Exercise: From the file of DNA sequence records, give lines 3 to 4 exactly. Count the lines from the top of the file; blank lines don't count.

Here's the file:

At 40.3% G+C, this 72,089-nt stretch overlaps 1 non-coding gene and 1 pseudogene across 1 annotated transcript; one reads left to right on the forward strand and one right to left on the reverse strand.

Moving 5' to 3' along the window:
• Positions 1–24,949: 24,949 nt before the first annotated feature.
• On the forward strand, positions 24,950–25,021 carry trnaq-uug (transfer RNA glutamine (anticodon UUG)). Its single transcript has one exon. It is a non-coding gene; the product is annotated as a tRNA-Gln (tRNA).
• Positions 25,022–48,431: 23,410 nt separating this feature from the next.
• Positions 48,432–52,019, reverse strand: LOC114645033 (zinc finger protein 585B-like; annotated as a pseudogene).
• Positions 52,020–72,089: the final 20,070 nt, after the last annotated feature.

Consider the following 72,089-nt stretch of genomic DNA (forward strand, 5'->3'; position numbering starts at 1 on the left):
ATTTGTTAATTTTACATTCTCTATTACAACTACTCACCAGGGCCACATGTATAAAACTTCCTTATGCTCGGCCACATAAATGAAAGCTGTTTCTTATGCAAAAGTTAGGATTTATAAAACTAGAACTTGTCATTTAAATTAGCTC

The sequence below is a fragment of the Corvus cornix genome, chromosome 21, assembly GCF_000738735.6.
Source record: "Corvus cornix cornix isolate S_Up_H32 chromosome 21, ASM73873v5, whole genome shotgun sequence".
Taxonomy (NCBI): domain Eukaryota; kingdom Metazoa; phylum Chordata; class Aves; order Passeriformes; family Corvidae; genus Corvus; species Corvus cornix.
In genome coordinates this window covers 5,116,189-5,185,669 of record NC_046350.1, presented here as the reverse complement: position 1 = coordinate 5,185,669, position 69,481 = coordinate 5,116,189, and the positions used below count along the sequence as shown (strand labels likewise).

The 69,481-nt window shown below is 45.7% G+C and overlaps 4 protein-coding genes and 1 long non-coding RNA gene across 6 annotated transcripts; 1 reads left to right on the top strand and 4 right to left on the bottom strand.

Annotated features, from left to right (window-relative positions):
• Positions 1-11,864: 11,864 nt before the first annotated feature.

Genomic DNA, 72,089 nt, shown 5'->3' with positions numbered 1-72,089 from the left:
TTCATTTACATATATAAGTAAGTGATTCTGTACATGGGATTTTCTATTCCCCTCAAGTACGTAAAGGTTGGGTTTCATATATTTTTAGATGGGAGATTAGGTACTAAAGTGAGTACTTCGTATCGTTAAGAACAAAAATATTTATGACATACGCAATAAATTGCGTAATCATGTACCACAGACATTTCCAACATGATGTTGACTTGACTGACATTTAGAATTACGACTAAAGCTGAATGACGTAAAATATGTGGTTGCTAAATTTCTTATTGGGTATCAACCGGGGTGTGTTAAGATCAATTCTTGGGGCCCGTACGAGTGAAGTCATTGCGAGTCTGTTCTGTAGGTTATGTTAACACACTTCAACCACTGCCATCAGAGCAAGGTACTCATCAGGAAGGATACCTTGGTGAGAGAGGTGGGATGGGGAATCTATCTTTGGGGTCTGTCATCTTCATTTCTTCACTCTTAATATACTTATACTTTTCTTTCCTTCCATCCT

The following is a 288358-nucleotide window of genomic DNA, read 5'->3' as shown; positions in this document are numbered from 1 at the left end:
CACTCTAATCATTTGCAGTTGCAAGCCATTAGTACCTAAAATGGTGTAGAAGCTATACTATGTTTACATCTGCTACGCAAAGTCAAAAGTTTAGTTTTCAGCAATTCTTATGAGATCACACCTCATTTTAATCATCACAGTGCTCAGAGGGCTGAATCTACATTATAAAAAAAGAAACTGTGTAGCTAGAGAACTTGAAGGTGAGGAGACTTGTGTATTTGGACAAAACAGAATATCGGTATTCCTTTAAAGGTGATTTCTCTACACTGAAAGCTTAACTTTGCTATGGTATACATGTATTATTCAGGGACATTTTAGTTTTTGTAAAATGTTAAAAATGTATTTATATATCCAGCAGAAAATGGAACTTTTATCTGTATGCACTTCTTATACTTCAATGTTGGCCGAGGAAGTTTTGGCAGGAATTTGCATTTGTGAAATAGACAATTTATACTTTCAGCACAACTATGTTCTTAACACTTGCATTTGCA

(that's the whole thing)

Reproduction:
• Positions 1–24,949: 24,949 nt before the first annotated feature.
• On the forward strand, positions 24,950–25,021 carry trnaq-uug (transfer RNA glutamine (anticodon UUG)). Its single transcript has one exon. It is a non-coding gene; the product is annotated as a tRNA-Gln (tRNA).